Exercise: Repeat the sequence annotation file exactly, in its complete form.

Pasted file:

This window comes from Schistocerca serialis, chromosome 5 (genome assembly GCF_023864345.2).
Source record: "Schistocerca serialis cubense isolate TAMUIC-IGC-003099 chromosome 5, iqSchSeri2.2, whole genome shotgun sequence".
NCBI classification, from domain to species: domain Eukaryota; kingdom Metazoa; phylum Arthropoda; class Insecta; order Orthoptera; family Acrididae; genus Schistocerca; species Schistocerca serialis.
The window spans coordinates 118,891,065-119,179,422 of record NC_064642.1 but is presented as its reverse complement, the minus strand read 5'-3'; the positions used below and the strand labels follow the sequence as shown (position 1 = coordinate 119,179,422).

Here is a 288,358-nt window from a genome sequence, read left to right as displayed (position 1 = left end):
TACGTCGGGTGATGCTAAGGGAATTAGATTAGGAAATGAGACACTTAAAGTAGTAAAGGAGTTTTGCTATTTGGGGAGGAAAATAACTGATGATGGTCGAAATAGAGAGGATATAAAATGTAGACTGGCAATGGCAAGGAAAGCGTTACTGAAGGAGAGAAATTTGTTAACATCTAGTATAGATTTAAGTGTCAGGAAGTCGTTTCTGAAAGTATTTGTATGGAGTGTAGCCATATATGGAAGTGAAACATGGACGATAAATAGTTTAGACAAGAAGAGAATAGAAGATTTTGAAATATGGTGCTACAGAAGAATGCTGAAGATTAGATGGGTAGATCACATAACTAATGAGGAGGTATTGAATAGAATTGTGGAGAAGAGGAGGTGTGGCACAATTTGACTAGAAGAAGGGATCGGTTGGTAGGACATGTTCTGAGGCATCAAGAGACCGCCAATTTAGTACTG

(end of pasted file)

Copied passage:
This window comes from Schistocerca serialis, chromosome 5 (genome assembly GCF_023864345.2).
Source record: "Schistocerca serialis cubense isolate TAMUIC-IGC-003099 chromosome 5, iqSchSeri2.2, whole genome shotgun sequence".
NCBI classification, from domain to species: domain Eukaryota; kingdom Metazoa; phylum Arthropoda; class Insecta; order Orthoptera; family Acrididae; genus Schistocerca; species Schistocerca serialis.
The window spans coordinates 118,891,065-119,179,422 of record NC_064642.1 but is presented as its reverse complement, the minus strand read 5'-3'; the positions used below and the strand labels follow the sequence as shown (position 1 = coordinate 119,179,422).

Here is a 288,358-nt window from a genome sequence, read left to right as displayed (position 1 = left end):
TACGTCGGGTGATGCTAAGGGAATTAGATTAGGAAATGAGACACTTAAAGTAGTAAAGGAGTTTTGCTATTTGGGGAGGAAAATAACTGATGATGGTCGAAATAGAGAGGATATAAAATGTAGACTGGCAATGGCAAGGAAAGCGTTACTGAAGGAGAGAAATTTGTTAACATCTAGTATAGATTTAAGTGTCAGGAAGTCGTTTCTGAAAGTATTTGTATGGAGTGTAGCCATATATGGAAGTGAAACATGGACGATAAATAGTTTAGACAAGAAGAGAATAGAAGATTTTGAAATATGGTGCTACAGAAGAATGCTGAAGATTAGATGGGTAGATCACATAACTAATGAGGAGGTATTGAATAGAATTGTGGAGAAGAGGAGGTGTGGCACAATTTGACTAGAAGAAGGGATCGGTTGGTAGGACATGTTCTGAGGCATCAAGAGACCGCCAATTTAGTACTG